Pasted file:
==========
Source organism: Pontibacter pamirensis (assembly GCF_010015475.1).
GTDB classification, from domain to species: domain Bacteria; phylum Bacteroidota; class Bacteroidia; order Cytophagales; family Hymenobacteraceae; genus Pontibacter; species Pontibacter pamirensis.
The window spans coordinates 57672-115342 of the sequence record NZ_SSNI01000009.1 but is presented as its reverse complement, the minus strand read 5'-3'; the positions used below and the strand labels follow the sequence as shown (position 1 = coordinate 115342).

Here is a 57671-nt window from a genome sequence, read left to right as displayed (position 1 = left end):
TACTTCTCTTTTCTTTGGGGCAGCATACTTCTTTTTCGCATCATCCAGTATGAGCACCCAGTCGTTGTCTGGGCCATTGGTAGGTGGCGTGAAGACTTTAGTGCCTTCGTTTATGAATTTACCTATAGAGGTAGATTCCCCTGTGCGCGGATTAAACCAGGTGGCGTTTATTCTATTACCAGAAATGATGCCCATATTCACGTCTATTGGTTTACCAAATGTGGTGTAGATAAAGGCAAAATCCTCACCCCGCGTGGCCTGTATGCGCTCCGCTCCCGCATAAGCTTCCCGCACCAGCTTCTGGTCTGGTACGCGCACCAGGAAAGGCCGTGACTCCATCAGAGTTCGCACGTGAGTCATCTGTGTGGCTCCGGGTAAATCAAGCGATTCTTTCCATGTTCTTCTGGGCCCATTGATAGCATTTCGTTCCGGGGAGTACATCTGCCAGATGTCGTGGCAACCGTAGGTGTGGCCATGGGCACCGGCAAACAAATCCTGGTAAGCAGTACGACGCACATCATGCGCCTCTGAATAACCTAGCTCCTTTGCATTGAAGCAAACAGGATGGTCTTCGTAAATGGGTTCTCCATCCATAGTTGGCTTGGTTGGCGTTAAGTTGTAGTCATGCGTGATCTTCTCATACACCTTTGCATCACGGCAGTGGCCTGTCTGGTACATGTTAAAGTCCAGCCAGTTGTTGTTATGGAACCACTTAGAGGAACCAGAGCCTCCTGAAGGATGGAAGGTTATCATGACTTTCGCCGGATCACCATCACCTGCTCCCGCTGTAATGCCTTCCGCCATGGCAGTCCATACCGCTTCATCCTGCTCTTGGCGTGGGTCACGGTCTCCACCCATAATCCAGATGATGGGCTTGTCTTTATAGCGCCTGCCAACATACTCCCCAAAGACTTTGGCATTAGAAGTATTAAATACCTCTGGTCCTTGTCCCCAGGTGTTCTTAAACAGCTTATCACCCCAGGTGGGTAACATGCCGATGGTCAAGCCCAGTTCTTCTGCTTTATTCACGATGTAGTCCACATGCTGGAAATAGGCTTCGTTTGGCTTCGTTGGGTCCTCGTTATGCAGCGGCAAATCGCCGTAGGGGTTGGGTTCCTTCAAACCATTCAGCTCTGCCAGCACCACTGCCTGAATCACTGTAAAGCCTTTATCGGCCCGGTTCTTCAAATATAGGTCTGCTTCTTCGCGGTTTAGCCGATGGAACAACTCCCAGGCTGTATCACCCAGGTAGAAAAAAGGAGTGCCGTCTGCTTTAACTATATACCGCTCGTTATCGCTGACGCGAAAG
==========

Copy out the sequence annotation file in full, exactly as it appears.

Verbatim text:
Source organism: Pontibacter pamirensis (assembly GCF_010015475.1).
GTDB classification, from domain to species: domain Bacteria; phylum Bacteroidota; class Bacteroidia; order Cytophagales; family Hymenobacteraceae; genus Pontibacter; species Pontibacter pamirensis.
The window spans coordinates 57672-115342 of the sequence record NZ_SSNI01000009.1 but is presented as its reverse complement, the minus strand read 5'-3'; the positions used below and the strand labels follow the sequence as shown (position 1 = coordinate 115342).

Here is a 57671-nt window from a genome sequence, read left to right as displayed (position 1 = left end):
TACTTCTCTTTTCTTTGGGGCAGCATACTTCTTTTTCGCATCATCCAGTATGAGCACCCAGTCGTTGTCTGGGCCATTGGTAGGTGGCGTGAAGACTTTAGTGCCTTCGTTTATGAATTTACCTATAGAGGTAGATTCCCCTGTGCGCGGATTAAACCAGGTGGCGTTTATTCTATTACCAGAAATGATGCCCATATTCACGTCTATTGGTTTACCAAATGTGGTGTAGATAAAGGCAAAATCCTCACCCCGCGTGGCCTGTATGCGCTCCGCTCCCGCATAAGCTTCCCGCACCAGCTTCTGGTCTGGTACGCGCACCAGGAAAGGCCGTGACTCCATCAGAGTTCGCACGTGAGTCATCTGTGTGGCTCCGGGTAAATCAAGCGATTCTTTCCATGTTCTTCTGGGCCCATTGATAGCATTTCGTTCCGGGGAGTACATCTGCCAGATGTCGTGGCAACCGTAGGTGTGGCCATGGGCACCGGCAAACAAATCCTGGTAAGCAGTACGACGCACATCATGCGCCTCTGAATAACCTAGCTCCTTTGCATTGAAGCAAACAGGATGGTCTTCGTAAATGGGTTCTCCATCCATAGTTGGCTTGGTTGGCGTTAAGTTGTAGTCATGCGTGATCTTCTCATACACCTTTGCATCACGGCAGTGGCCTGTCTGGTACATGTTAAAGTCCAGCCAGTTGTTGTTATGGAACCACTTAGAGGAACCAGAGCCTCCTGAAGGATGGAAGGTTATCATGACTTTCGCCGGATCACCATCACCTGCTCCCGCTGTAATGCCTTCCGCCATGGCAGTCCATACCGCTTCATCCTGCTCTTGGCGTGGGTCACGGTCTCCACCCATAATCCAGATGATGGGCTTGTCTTTATAGCGCCTGCCAACATACTCCCCAAAGACTTTGGCATTAGAAGTATTAAATACCTCTGGTCCTTGTCCCCAGGTGTTCTTAAACAGCTTATCACCCCAGGTGGGTAACATGCCGATGGTCAAGCCCAGTTCTTCTGCTTTATTCACGATGTAGTCCACATGCTGGAAATAGGCTTCGTTTGGCTTCGTTGGGTCCTCGTTATGCAGCGGCAAATCGCCGTAGGGGTTGGGTTCCTTCAAACCATTCAGCTCTGCCAGCACCACTGCCTGAATCACTGTAAAGCCTTTATCGGCCCGGTTCTTCAAATATAGGTCTGCTTCTTCGCGGTTTAGCCGATGGAACAACTCCCAGGCTGTATCACCCAGGTAGAAAAAAGGAGTGCCGTCTGCTTTAACTATATACCGCTCGTTATCGCTGACGCGAAAG